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One of the most widely published measures of the economy is the economic growth as a % of the GDP; i.e. the degree to which an economy grows exponentially. In my understanding, when the rate of economic growth is declining or close to 0%, this is considered undesirable and acts are undertaken to avert recession.

In a situation where population is not growing, why do we want the economy to grow? In other words, is there something inherently wrong with a steady state economy?

See also: Why is economic growth measured exponentially rather than linearly?

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    $\begingroup$ Instead of asking two questions in one post, I would recommend splitting this question into two posts (one for each part). That way, (1) you will get more specific answers, (2) more people will provide answers (because they don't have to have an answer for both parts of your question), and (3) it allows for others on this site to more easily find a specific answer for their question (rather than sift through answers for their question and the other question). $\endgroup$ – Mathematician Dec 4 '14 at 20:51
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    $\begingroup$ In mainstream economics, people care about levels, not growth. (That is, they care only about the present value of lifetime utility.) I'm sure there are non-mainstream models in which people care about growth either a) by direct assumption or b) as a consequence of some other assumption. If you're asking for a survey of all the economic literature in which growth rates enter the utility function, I think this question is too broad. If you're asking why growth matters in some specific model, it would be good to ask an appropriately specific question. $\endgroup$ – Steven Landsburg Dec 4 '14 at 20:57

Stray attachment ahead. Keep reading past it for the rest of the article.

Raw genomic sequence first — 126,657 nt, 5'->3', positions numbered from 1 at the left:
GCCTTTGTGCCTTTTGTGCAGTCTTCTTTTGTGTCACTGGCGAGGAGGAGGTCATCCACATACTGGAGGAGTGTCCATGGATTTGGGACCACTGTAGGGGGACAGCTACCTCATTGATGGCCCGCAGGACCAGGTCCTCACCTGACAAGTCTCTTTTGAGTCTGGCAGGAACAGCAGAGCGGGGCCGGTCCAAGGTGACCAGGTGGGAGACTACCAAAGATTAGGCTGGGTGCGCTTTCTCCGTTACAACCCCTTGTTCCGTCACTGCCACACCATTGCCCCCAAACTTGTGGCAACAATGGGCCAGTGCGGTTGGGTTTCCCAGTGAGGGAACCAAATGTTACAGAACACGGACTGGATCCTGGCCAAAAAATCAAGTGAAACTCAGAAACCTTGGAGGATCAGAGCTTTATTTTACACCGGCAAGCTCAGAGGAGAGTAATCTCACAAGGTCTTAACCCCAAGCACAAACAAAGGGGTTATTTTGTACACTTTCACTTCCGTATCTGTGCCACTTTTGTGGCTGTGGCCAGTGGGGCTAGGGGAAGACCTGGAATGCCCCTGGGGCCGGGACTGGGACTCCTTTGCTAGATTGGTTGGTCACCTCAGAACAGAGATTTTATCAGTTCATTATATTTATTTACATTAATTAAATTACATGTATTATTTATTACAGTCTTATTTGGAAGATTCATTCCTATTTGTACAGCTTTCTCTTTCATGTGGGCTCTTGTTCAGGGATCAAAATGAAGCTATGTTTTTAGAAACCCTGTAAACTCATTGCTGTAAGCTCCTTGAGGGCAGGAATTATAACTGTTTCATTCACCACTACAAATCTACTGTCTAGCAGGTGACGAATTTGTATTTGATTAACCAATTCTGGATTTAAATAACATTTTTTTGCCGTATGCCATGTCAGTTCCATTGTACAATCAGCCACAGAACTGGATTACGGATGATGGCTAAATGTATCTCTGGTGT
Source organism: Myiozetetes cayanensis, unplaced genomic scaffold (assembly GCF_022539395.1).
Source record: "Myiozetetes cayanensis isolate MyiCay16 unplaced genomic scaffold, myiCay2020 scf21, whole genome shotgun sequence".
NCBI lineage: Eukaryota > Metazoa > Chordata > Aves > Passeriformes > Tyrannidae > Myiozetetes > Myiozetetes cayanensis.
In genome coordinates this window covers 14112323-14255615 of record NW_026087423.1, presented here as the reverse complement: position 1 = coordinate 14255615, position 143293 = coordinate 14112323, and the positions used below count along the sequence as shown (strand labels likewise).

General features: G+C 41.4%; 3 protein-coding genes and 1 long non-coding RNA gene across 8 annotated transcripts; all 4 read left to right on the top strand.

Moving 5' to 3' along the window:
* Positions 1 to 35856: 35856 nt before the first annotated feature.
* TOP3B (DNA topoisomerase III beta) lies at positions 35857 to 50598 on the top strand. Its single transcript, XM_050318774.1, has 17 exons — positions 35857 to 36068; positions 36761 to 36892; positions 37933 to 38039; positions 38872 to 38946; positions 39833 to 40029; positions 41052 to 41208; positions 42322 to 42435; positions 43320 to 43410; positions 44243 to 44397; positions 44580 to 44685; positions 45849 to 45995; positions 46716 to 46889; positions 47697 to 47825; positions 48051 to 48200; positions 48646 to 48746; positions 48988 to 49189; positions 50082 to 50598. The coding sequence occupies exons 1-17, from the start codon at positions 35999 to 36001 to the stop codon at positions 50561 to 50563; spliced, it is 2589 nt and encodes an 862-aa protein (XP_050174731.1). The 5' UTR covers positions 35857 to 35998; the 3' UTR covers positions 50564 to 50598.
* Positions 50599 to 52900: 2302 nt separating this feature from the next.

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    $\begingroup$ @Mathematician Done (economics.stackexchange.com/q/460/332) $\endgroup$ – gerrit Dec 4 '14 at 21:06
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Because according to utility theory: more is better- or at least not worse (nonsatiation- or free disposal).

Your question seems to actually be: why is growth good?

Firstly, It's axiomatic. Utility theory very formally assumes the law of nonsatiation/free disposal. Things that result in the death of the cosmos are bad not because we are dead, but because we cannot consume and improve our happiness afterwards. Evidince: We observe that consumption improves happiness.

Second, in cases of limited resources, we have situations where optional growth paths are negative-But this is only because it allows for increased overall consumption.

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    $\begingroup$ Sure, but growth could be linear and things would still get better. $\endgroup$ – gerrit Apr 6 '15 at 21:55
  • $\begingroup$ That's a different question- OP asks why we want growth, but the answer is still similar: exponential growth outpaces linear growth eventually. $\endgroup$ – RegressForward Apr 6 '15 at 22:00
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    $\begingroup$ I did include the word exponential. Either way, could you expand on your answer? If I have a shelter, food, transportation, consumption goods, etc., what evidence is there that more is better, and better according to what criteria? Do 3 TVs make happier than 1 TV? $\endgroup$ – gerrit Apr 6 '15 at 22:03
  • $\begingroup$ There are examples of goods that only help in fixed amounts, but the economy is not composed entirely of those goods. It also includes beer, and more beer is better. $\endgroup$ – RegressForward Apr 6 '15 at 22:27
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    $\begingroup$ Do people drink beer endlessly if their beer drinking is not limited by money? I don't think that's true either. In fact, I rather have the impression alcoholism is negatively correlated with wealth... $\endgroup$ – gerrit Apr 6 '15 at 22:34

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